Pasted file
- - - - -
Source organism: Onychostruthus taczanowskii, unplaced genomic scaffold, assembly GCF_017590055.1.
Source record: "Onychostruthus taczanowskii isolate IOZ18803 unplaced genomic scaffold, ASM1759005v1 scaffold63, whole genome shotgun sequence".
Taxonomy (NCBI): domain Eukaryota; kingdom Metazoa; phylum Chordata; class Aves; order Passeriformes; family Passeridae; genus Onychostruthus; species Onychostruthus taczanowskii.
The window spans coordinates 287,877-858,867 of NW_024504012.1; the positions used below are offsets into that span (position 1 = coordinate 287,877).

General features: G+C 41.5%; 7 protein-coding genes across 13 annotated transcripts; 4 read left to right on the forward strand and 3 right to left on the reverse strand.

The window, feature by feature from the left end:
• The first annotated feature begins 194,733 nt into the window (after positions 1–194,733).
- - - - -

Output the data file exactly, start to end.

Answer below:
Source organism: Onychostruthus taczanowskii, unplaced genomic scaffold, assembly GCF_017590055.1.
Source record: "Onychostruthus taczanowskii isolate IOZ18803 unplaced genomic scaffold, ASM1759005v1 scaffold63, whole genome shotgun sequence".
Taxonomy (NCBI): domain Eukaryota; kingdom Metazoa; phylum Chordata; class Aves; order Passeriformes; family Passeridae; genus Onychostruthus; species Onychostruthus taczanowskii.
The window spans coordinates 287,877-858,867 of NW_024504012.1; the positions used below are offsets into that span (position 1 = coordinate 287,877).

General features: G+C 41.5%; 7 protein-coding genes across 13 annotated transcripts; 4 read left to right on the forward strand and 3 right to left on the reverse strand.

The window, feature by feature from the left end:
• The first annotated feature begins 194,733 nt into the window (after positions 1–194,733).